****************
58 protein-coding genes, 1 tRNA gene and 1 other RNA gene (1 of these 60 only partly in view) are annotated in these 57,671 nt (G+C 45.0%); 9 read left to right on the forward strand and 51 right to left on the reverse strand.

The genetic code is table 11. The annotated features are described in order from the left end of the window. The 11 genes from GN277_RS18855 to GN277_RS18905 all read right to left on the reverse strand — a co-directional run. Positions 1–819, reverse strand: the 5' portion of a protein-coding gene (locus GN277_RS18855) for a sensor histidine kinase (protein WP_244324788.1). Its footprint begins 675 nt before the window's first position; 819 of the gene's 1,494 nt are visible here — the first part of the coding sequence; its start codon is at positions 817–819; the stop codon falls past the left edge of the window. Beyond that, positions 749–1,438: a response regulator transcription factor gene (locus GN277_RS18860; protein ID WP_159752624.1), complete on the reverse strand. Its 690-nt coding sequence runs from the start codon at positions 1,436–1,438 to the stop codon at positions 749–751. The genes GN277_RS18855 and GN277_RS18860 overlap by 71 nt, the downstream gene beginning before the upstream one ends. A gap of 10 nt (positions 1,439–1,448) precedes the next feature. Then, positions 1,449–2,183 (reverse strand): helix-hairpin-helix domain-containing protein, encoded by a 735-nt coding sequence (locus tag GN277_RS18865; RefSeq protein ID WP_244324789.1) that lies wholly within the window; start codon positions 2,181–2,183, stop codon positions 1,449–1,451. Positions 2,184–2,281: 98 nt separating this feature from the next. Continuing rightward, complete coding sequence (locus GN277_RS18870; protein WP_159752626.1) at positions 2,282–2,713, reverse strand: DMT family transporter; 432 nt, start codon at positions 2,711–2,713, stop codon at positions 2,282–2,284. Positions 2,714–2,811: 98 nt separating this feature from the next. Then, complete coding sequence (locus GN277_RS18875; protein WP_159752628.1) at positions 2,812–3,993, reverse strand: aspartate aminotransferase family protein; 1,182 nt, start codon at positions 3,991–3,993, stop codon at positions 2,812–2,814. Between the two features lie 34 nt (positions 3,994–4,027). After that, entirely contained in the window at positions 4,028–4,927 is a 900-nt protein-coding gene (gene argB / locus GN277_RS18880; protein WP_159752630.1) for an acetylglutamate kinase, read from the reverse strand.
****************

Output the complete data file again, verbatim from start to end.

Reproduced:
58 protein-coding genes, 1 tRNA gene and 1 other RNA gene (1 of these 60 only partly in view) are annotated in these 57,671 nt (G+C 45.0%); 9 read left to right on the forward strand and 51 right to left on the reverse strand.

The genetic code is table 11. The annotated features are described in order from the left end of the window. The 11 genes from GN277_RS18855 to GN277_RS18905 all read right to left on the reverse strand — a co-directional run. Positions 1–819, reverse strand: the 5' portion of a protein-coding gene (locus GN277_RS18855) for a sensor histidine kinase (protein WP_244324788.1). Its footprint begins 675 nt before the window's first position; 819 of the gene's 1,494 nt are visible here — the first part of the coding sequence; its start codon is at positions 817–819; the stop codon falls past the left edge of the window. Beyond that, positions 749–1,438: a response regulator transcription factor gene (locus GN277_RS18860; protein ID WP_159752624.1), complete on the reverse strand. Its 690-nt coding sequence runs from the start codon at positions 1,436–1,438 to the stop codon at positions 749–751. The genes GN277_RS18855 and GN277_RS18860 overlap by 71 nt, the downstream gene beginning before the upstream one ends. A gap of 10 nt (positions 1,439–1,448) precedes the next feature. Then, positions 1,449–2,183 (reverse strand): helix-hairpin-helix domain-containing protein, encoded by a 735-nt coding sequence (locus tag GN277_RS18865; RefSeq protein ID WP_244324789.1) that lies wholly within the window; start codon positions 2,181–2,183, stop codon positions 1,449–1,451. Positions 2,184–2,281: 98 nt separating this feature from the next. Continuing rightward, complete coding sequence (locus GN277_RS18870; protein WP_159752626.1) at positions 2,282–2,713, reverse strand: DMT family transporter; 432 nt, start codon at positions 2,711–2,713, stop codon at positions 2,282–2,284. Positions 2,714–2,811: 98 nt separating this feature from the next. Then, complete coding sequence (locus GN277_RS18875; protein WP_159752628.1) at positions 2,812–3,993, reverse strand: aspartate aminotransferase family protein; 1,182 nt, start codon at positions 3,991–3,993, stop codon at positions 2,812–2,814. Between the two features lie 34 nt (positions 3,994–4,027). After that, entirely contained in the window at positions 4,028–4,927 is a 900-nt protein-coding gene (gene argB / locus GN277_RS18880; protein WP_159752630.1) for an acetylglutamate kinase, read from the reverse strand.